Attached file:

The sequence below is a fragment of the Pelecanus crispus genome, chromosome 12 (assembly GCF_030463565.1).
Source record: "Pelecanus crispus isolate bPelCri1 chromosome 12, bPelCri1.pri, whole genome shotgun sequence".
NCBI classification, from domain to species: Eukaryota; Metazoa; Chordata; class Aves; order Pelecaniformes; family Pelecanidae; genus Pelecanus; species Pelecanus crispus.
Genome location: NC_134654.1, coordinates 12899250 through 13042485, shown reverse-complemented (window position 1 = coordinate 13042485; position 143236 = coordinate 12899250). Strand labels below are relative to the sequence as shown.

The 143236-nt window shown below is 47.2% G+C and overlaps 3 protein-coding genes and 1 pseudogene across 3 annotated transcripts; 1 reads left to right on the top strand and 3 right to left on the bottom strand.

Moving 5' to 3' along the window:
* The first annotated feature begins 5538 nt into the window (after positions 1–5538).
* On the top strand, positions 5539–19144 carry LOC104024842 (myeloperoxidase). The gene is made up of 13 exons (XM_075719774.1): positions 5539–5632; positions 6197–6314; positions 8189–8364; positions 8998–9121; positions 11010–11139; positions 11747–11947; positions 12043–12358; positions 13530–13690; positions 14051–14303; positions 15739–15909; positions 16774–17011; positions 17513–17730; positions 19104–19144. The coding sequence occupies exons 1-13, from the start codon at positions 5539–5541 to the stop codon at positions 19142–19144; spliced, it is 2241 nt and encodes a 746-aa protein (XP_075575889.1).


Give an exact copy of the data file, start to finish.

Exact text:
The sequence below is a fragment of the Pelecanus crispus genome, chromosome 12 (assembly GCF_030463565.1).
Source record: "Pelecanus crispus isolate bPelCri1 chromosome 12, bPelCri1.pri, whole genome shotgun sequence".
NCBI classification, from domain to species: Eukaryota; Metazoa; Chordata; class Aves; order Pelecaniformes; family Pelecanidae; genus Pelecanus; species Pelecanus crispus.
Genome location: NC_134654.1, coordinates 12899250 through 13042485, shown reverse-complemented (window position 1 = coordinate 13042485; position 143236 = coordinate 12899250). Strand labels below are relative to the sequence as shown.

The 143236-nt window shown below is 47.2% G+C and overlaps 3 protein-coding genes and 1 pseudogene across 3 annotated transcripts; 1 reads left to right on the top strand and 3 right to left on the bottom strand.

Moving 5' to 3' along the window:
* The first annotated feature begins 5538 nt into the window (after positions 1–5538).
* On the top strand, positions 5539–19144 carry LOC104024842 (myeloperoxidase). The gene is made up of 13 exons (XM_075719774.1): positions 5539–5632; positions 6197–6314; positions 8189–8364; positions 8998–9121; positions 11010–11139; positions 11747–11947; positions 12043–12358; positions 13530–13690; positions 14051–14303; positions 15739–15909; positions 16774–17011; positions 17513–17730; positions 19104–19144. The coding sequence occupies exons 1-13, from the start codon at positions 5539–5541 to the stop codon at positions 19142–19144; spliced, it is 2241 nt and encodes a 746-aa protein (XP_075575889.1).